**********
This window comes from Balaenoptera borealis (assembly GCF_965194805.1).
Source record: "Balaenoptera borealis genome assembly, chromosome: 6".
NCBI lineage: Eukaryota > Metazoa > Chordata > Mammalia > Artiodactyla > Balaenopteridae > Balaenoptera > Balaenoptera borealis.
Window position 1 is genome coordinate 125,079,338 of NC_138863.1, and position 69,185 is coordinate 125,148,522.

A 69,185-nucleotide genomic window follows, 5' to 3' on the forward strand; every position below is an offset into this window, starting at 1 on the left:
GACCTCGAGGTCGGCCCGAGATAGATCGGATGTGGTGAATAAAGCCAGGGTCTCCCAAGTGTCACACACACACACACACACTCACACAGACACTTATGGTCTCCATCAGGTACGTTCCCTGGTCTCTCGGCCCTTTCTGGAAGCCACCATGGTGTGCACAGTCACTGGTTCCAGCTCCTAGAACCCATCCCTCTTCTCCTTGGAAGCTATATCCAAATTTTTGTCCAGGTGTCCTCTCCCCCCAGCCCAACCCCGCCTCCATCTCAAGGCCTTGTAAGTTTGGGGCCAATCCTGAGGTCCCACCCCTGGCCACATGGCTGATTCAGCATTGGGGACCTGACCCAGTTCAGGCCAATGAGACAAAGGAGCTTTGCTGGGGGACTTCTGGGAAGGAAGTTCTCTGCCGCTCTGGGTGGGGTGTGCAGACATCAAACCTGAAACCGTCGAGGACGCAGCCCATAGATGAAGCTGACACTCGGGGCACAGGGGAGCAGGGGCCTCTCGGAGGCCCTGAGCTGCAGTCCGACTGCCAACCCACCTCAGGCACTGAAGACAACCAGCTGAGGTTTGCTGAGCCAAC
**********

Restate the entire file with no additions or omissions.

This window comes from Balaenoptera borealis (assembly GCF_965194805.1).
Source record: "Balaenoptera borealis genome assembly, chromosome: 6".
NCBI lineage: Eukaryota > Metazoa > Chordata > Mammalia > Artiodactyla > Balaenopteridae > Balaenoptera > Balaenoptera borealis.
Window position 1 is genome coordinate 125,079,338 of NC_138863.1, and position 69,185 is coordinate 125,148,522.

A 69,185-nucleotide genomic window follows, 5' to 3' on the forward strand; every position below is an offset into this window, starting at 1 on the left:
GACCTCGAGGTCGGCCCGAGATAGATCGGATGTGGTGAATAAAGCCAGGGTCTCCCAAGTGTCACACACACACACACACACTCACACAGACACTTATGGTCTCCATCAGGTACGTTCCCTGGTCTCTCGGCCCTTTCTGGAAGCCACCATGGTGTGCACAGTCACTGGTTCCAGCTCCTAGAACCCATCCCTCTTCTCCTTGGAAGCTATATCCAAATTTTTGTCCAGGTGTCCTCTCCCCCCAGCCCAACCCCGCCTCCATCTCAAGGCCTTGTAAGTTTGGGGCCAATCCTGAGGTCCCACCCCTGGCCACATGGCTGATTCAGCATTGGGGACCTGACCCAGTTCAGGCCAATGAGACAAAGGAGCTTTGCTGGGGGACTTCTGGGAAGGAAGTTCTCTGCCGCTCTGGGTGGGGTGTGCAGACATCAAACCTGAAACCGTCGAGGACGCAGCCCATAGATGAAGCTGACACTCGGGGCACAGGGGAGCAGGGGCCTCTCGGAGGCCCTGAGCTGCAGTCCGACTGCCAACCCACCTCAGGCACTGAAGACAACCAGCTGAGGTTTGCTGAGCCAAC